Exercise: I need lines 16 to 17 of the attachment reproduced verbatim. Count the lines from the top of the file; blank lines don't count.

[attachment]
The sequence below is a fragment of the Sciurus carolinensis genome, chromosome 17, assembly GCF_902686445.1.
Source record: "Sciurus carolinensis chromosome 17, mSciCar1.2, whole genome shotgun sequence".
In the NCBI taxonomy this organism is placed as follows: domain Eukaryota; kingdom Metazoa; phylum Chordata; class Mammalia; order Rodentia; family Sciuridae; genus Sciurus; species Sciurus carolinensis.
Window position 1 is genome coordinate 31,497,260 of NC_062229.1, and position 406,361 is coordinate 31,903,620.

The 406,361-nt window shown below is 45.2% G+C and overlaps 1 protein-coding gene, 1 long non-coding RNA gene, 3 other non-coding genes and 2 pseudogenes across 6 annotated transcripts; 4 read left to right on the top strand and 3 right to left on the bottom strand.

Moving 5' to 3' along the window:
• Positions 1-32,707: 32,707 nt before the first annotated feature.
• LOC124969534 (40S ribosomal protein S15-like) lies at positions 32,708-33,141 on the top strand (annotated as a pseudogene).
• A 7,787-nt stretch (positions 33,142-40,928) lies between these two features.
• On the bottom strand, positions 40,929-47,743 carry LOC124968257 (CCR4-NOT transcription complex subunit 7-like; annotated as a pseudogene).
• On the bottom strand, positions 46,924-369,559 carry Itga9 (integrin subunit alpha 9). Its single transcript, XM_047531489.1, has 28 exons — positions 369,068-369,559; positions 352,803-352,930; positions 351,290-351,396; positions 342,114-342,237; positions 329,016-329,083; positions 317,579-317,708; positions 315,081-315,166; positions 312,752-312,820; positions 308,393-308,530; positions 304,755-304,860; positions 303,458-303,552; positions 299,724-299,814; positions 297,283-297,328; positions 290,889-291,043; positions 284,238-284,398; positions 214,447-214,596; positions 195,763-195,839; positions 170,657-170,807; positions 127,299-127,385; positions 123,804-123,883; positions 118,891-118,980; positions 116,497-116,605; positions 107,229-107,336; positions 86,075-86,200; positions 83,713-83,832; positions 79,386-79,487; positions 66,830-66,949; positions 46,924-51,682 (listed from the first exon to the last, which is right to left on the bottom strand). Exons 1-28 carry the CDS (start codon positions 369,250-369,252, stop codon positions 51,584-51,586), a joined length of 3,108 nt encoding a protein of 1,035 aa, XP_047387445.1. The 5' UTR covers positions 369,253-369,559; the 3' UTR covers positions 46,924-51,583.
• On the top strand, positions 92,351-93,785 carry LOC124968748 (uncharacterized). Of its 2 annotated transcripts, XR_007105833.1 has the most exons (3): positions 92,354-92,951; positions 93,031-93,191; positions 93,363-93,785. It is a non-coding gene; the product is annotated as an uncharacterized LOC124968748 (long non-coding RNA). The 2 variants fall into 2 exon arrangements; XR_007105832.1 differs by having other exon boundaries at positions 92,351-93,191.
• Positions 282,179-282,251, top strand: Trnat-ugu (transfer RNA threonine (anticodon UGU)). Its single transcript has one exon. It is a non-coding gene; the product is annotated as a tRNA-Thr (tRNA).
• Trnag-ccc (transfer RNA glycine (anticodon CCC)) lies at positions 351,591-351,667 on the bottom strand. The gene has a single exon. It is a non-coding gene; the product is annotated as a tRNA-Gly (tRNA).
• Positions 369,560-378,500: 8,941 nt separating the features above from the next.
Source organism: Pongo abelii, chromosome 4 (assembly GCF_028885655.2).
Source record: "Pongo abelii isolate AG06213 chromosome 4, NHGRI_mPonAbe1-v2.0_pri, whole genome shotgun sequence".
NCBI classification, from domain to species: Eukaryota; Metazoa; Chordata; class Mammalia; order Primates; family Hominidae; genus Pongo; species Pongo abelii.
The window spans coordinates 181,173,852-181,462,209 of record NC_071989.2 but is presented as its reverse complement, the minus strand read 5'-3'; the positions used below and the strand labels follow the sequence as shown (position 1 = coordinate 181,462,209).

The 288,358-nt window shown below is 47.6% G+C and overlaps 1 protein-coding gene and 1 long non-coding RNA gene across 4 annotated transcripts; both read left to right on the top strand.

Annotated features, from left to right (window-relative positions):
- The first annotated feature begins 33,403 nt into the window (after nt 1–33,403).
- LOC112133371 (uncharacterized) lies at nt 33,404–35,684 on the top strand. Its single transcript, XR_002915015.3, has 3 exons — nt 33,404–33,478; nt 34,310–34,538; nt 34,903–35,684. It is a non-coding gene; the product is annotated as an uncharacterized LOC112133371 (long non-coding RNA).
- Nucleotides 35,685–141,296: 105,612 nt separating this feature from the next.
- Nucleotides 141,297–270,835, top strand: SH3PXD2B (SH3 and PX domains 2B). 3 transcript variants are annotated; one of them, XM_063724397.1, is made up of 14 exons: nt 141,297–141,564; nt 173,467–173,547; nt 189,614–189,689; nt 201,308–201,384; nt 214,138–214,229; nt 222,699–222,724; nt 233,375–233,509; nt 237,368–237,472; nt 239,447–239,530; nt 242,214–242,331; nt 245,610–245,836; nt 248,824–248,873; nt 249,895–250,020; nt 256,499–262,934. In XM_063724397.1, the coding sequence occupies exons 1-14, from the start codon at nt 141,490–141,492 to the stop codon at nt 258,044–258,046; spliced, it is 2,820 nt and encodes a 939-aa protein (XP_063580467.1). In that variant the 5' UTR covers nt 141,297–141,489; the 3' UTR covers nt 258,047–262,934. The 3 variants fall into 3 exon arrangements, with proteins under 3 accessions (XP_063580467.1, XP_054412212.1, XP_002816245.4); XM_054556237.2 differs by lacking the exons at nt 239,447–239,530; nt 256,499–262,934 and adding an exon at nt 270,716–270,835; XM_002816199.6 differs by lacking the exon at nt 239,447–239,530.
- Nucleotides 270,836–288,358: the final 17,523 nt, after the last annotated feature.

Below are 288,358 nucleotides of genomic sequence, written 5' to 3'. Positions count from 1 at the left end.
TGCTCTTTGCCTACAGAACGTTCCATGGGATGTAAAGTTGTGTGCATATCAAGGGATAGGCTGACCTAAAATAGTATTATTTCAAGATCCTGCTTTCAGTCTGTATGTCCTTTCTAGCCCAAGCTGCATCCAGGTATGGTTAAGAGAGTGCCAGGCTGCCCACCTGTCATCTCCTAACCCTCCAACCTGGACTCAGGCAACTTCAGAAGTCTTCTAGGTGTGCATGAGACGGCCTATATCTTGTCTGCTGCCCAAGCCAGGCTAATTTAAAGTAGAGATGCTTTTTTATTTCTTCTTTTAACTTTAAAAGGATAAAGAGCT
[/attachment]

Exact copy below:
Source organism: Pongo abelii, chromosome 4 (assembly GCF_028885655.2).
Source record: "Pongo abelii isolate AG06213 chromosome 4, NHGRI_mPonAbe1-v2.0_pri, whole genome shotgun sequence".